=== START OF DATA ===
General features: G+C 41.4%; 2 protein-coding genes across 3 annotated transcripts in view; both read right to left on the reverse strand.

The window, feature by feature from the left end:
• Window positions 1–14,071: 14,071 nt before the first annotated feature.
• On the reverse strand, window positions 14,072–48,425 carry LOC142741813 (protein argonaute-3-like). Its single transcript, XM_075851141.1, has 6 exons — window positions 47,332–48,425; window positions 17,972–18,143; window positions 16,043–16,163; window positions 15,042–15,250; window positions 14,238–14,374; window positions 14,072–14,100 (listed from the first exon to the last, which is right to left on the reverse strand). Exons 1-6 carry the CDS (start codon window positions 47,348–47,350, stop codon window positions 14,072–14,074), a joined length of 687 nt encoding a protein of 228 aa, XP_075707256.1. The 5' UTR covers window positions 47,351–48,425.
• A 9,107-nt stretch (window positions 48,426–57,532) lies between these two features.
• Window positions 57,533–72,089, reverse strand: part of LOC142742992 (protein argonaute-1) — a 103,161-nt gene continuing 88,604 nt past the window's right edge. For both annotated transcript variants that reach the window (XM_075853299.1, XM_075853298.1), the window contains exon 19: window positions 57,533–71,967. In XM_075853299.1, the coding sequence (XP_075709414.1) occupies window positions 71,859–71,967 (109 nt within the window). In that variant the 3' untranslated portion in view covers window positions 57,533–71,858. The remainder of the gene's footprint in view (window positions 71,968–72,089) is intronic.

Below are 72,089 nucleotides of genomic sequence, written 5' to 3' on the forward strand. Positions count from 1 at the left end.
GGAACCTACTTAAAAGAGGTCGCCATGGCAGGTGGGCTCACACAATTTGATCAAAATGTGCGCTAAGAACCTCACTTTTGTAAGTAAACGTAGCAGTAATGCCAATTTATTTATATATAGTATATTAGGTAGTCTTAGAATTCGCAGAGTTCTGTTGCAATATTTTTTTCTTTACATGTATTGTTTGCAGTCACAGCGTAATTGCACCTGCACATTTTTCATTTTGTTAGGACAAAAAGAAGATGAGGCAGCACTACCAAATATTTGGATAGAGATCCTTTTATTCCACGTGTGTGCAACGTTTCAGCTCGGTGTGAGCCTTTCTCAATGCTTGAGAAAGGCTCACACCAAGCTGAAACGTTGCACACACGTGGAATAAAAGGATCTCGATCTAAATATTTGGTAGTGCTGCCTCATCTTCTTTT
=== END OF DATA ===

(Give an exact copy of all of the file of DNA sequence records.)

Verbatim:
General features: G+C 41.4%; 2 protein-coding genes across 3 annotated transcripts in view; both read right to left on the reverse strand.

The window, feature by feature from the left end:
• Window positions 1–14,071: 14,071 nt before the first annotated feature.
• On the reverse strand, window positions 14,072–48,425 carry LOC142741813 (protein argonaute-3-like). Its single transcript, XM_075851141.1, has 6 exons — window positions 47,332–48,425; window positions 17,972–18,143; window positions 16,043–16,163; window positions 15,042–15,250; window positions 14,238–14,374; window positions 14,072–14,100 (listed from the first exon to the last, which is right to left on the reverse strand). Exons 1-6 carry the CDS (start codon window positions 47,348–47,350, stop codon window positions 14,072–14,074), a joined length of 687 nt encoding a protein of 228 aa, XP_075707256.1. The 5' UTR covers window positions 47,351–48,425.
• A 9,107-nt stretch (window positions 48,426–57,532) lies between these two features.
• Window positions 57,533–72,089, reverse strand: part of LOC142742992 (protein argonaute-1) — a 103,161-nt gene continuing 88,604 nt past the window's right edge. For both annotated transcript variants that reach the window (XM_075853299.1, XM_075853298.1), the window contains exon 19: window positions 57,533–71,967. In XM_075853299.1, the coding sequence (XP_075709414.1) occupies window positions 71,859–71,967 (109 nt within the window). In that variant the 3' untranslated portion in view covers window positions 57,533–71,858. The remainder of the gene's footprint in view (window positions 71,968–72,089) is intronic.

Below are 72,089 nucleotides of genomic sequence, written 5' to 3' on the forward strand. Positions count from 1 at the left end.
GGAACCTACTTAAAAGAGGTCGCCATGGCAGGTGGGCTCACACAATTTGATCAAAATGTGCGCTAAGAACCTCACTTTTGTAAGTAAACGTAGCAGTAATGCCAATTTATTTATATATAGTATATTAGGTAGTCTTAGAATTCGCAGAGTTCTGTTGCAATATTTTTTTCTTTACATGTATTGTTTGCAGTCACAGCGTAATTGCACCTGCACATTTTTCATTTTGTTAGGACAAAAAGAAGATGAGGCAGCACTACCAAATATTTGGATAGAGATCCTTTTATTCCACGTGTGTGCAACGTTTCAGCTCGGTGTGAGCCTTTCTCAATGCTTGAGAAAGGCTCACACCAAGCTGAAACGTTGCACACACGTGGAATAAAAGGATCTCGATCTAAATATTTGGTAGTGCTGCCTCATCTTCTTTT